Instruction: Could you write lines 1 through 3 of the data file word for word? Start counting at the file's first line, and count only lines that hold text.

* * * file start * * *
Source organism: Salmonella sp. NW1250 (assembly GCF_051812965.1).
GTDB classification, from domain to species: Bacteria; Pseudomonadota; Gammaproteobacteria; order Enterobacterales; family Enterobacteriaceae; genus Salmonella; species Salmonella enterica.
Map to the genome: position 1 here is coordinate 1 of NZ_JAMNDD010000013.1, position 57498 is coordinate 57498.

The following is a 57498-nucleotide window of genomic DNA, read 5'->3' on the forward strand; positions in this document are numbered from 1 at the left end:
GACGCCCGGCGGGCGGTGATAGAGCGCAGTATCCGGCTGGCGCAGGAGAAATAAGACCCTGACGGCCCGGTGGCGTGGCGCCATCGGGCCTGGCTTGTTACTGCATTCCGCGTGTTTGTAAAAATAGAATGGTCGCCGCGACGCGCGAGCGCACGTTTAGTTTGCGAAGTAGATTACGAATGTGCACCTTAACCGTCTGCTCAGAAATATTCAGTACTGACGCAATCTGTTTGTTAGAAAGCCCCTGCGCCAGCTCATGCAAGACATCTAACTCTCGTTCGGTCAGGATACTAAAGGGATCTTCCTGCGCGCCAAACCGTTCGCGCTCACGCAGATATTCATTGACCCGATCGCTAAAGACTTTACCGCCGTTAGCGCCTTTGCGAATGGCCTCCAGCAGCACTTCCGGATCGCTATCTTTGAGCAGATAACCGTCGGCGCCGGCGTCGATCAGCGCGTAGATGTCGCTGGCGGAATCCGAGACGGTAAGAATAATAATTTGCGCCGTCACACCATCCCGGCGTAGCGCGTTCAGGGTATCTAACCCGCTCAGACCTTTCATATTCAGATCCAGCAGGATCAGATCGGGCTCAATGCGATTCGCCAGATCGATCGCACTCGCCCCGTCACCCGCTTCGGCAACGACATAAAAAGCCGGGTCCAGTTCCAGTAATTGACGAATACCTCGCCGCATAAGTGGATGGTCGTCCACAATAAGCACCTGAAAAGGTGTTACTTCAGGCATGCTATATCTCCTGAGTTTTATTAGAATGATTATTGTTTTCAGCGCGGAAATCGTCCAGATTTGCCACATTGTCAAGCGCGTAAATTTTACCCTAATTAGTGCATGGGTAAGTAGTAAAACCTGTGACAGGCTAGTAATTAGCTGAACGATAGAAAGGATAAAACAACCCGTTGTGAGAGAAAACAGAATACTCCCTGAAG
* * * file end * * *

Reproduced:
Source organism: Salmonella sp. NW1250 (assembly GCF_051812965.1).
GTDB classification, from domain to species: Bacteria; Pseudomonadota; Gammaproteobacteria; order Enterobacterales; family Enterobacteriaceae; genus Salmonella; species Salmonella enterica.
Map to the genome: position 1 here is coordinate 1 of NZ_JAMNDD010000013.1, position 57498 is coordinate 57498.